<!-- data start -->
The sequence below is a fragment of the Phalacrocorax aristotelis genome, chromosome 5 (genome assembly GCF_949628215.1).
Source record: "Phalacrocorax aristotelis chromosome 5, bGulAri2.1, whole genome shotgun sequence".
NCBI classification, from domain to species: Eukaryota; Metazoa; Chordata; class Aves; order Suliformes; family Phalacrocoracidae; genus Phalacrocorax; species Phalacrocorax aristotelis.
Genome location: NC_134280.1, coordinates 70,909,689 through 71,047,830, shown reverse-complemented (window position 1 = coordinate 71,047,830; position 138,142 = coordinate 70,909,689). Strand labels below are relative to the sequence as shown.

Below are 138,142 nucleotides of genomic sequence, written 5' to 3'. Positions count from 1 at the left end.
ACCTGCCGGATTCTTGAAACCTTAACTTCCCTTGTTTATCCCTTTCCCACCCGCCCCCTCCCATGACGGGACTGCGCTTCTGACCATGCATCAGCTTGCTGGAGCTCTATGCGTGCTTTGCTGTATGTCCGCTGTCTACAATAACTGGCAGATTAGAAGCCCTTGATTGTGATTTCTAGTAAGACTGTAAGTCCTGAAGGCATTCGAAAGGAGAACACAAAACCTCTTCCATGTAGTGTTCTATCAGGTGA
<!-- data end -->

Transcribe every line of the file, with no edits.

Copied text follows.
The sequence below is a fragment of the Phalacrocorax aristotelis genome, chromosome 5 (genome assembly GCF_949628215.1).
Source record: "Phalacrocorax aristotelis chromosome 5, bGulAri2.1, whole genome shotgun sequence".
NCBI classification, from domain to species: Eukaryota; Metazoa; Chordata; class Aves; order Suliformes; family Phalacrocoracidae; genus Phalacrocorax; species Phalacrocorax aristotelis.
Genome location: NC_134280.1, coordinates 70,909,689 through 71,047,830, shown reverse-complemented (window position 1 = coordinate 71,047,830; position 138,142 = coordinate 70,909,689). Strand labels below are relative to the sequence as shown.

Below are 138,142 nucleotides of genomic sequence, written 5' to 3'. Positions count from 1 at the left end.
ACCTGCCGGATTCTTGAAACCTTAACTTCCCTTGTTTATCCCTTTCCCACCCGCCCCCTCCCATGACGGGACTGCGCTTCTGACCATGCATCAGCTTGCTGGAGCTCTATGCGTGCTTTGCTGTATGTCCGCTGTCTACAATAACTGGCAGATTAGAAGCCCTTGATTGTGATTTCTAGTAAGACTGTAAGTCCTGAAGGCATTCGAAAGGAGAACACAAAACCTCTTCCATGTAGTGTTCTATCAGGTGA